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Chaos Theory and a Little Physics Predict the Outcome at the Roulette Table

At first glance, a roulette table looks like a jumble of numbers and a randomly hopping little white ball.

But with a better understanding of physics and some general knowledge of the starting conditions, it may be possible to shift the odds of winning a little in your favor. According to new research published in the American Institute of Physics' journal Chaos, by knowing some of the starting conditions – such as the speed of the spin and the rotation of the ball – this game of chance starts to look a little less random.

Under normal conditions, according to the researchers, the anticipated return on a random roulette bet is -2.7 percent. By applying their calculations to a casino-grade roulette wheel and using a simple clicker device, the researchers were able to achieve an average return of 18 percent, well above what would be expected from a random bet.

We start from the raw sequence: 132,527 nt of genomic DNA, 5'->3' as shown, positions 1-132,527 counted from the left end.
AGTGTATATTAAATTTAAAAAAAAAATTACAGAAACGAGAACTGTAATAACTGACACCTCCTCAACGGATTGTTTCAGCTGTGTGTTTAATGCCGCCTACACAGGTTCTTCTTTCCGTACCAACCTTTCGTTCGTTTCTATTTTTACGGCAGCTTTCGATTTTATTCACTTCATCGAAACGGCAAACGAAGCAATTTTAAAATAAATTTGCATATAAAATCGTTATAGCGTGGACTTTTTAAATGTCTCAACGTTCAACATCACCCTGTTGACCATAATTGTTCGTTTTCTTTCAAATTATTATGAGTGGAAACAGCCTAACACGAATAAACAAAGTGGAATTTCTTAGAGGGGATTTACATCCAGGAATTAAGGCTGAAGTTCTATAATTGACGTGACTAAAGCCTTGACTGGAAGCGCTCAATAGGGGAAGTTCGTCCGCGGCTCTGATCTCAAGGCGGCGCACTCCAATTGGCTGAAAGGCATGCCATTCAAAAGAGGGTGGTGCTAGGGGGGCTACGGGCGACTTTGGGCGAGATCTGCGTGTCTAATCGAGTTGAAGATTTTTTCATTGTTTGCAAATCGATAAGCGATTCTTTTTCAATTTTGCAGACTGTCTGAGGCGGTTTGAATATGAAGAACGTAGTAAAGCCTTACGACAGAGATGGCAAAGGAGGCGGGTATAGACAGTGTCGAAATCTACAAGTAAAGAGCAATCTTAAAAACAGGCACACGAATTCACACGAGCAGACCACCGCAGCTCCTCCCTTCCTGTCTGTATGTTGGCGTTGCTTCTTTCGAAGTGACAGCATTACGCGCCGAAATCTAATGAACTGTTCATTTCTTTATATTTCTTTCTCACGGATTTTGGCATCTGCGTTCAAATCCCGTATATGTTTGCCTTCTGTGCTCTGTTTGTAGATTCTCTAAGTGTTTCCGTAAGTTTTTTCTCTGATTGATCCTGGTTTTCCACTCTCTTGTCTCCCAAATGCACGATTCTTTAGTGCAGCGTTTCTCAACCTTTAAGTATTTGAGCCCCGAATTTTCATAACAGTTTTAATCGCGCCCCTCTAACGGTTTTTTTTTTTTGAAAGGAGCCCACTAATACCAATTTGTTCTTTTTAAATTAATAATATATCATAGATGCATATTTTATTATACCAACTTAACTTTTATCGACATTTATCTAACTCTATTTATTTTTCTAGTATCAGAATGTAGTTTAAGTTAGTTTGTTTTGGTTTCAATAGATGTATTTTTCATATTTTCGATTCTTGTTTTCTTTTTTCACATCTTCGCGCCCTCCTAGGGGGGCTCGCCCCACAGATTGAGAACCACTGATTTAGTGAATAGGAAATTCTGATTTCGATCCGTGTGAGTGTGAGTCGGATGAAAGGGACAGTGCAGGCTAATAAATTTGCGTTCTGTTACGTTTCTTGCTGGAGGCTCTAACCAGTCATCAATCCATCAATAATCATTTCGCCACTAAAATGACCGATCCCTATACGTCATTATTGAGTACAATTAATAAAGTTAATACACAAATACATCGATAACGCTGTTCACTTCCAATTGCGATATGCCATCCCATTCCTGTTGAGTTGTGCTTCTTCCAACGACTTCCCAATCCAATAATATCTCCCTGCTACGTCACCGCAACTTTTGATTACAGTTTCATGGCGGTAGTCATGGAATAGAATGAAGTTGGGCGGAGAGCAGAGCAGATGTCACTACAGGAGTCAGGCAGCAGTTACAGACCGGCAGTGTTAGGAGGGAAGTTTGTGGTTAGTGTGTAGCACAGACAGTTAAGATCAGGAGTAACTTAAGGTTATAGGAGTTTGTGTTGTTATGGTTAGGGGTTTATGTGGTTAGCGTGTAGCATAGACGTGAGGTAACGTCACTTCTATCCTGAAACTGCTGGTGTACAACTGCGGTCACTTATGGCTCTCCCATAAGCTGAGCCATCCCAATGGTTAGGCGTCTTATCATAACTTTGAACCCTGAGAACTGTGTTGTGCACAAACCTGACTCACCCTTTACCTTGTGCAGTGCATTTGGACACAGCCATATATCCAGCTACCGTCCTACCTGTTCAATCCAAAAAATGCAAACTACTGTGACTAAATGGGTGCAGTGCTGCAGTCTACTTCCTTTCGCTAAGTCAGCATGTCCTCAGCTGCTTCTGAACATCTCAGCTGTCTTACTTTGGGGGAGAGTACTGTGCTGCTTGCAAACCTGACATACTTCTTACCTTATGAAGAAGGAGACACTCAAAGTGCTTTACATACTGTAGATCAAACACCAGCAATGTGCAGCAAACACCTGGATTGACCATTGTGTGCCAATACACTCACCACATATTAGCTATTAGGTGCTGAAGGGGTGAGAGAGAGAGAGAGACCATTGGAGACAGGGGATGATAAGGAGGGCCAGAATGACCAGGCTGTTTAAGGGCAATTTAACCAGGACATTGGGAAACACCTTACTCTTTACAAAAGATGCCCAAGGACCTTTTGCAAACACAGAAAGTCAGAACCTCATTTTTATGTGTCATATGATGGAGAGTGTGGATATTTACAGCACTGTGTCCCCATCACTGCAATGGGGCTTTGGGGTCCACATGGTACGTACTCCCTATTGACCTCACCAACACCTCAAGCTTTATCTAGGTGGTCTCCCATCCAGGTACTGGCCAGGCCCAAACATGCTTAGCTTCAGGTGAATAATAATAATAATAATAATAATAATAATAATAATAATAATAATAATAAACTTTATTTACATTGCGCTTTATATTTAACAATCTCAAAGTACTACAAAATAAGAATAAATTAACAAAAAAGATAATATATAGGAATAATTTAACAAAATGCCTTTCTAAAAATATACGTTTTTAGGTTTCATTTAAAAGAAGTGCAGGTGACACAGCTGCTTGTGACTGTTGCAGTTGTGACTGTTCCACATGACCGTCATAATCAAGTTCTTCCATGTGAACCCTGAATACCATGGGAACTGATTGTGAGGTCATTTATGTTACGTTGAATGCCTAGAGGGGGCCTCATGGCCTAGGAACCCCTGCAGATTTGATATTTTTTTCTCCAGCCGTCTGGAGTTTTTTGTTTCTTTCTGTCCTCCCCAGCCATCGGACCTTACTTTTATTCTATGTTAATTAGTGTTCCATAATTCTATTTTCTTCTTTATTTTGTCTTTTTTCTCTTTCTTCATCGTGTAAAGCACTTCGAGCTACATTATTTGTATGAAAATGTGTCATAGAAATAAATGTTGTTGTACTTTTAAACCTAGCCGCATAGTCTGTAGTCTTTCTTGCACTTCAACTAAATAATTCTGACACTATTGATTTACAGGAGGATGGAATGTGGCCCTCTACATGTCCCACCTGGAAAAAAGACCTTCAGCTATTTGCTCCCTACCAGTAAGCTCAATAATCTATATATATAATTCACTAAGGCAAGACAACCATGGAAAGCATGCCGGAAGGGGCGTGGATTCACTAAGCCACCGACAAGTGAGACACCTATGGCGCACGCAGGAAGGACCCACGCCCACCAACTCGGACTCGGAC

With more complete information, such as monitoring by an overhead camera, the researchers were able to improve their accuracy even further. This highly intrusive scheme, however, could not be deployed under normal gambling conditions. The researchers also observed that even a slight tilt in the wheel would produce a very pronounced bias, which could be exploited to substantially improve the accuracy of their predictions.

This model, however, does not take into account the minor changes of the friction of the surfaces, the level of the wheel, or the manner in which the croupier plays the ball -- any of which would thwart the advantage of the physicist/gambler. The gambler, the researchers conclude, can rest assured that the game is on some level predictable, and therefore inherently honest.

Article: “Predicting the outcome of roulette” is published in the journal Chaos.

Authors: Michael Small (1, 2) and Chi Kong Tse (2)
(1) School of Mathematics and Statistics, The University of Western Australia
(2) Department of Electronic and Information Engineering, Hong Kong Polytechnic University, Hong Kong

Charles E. Blue | Newswise Science News
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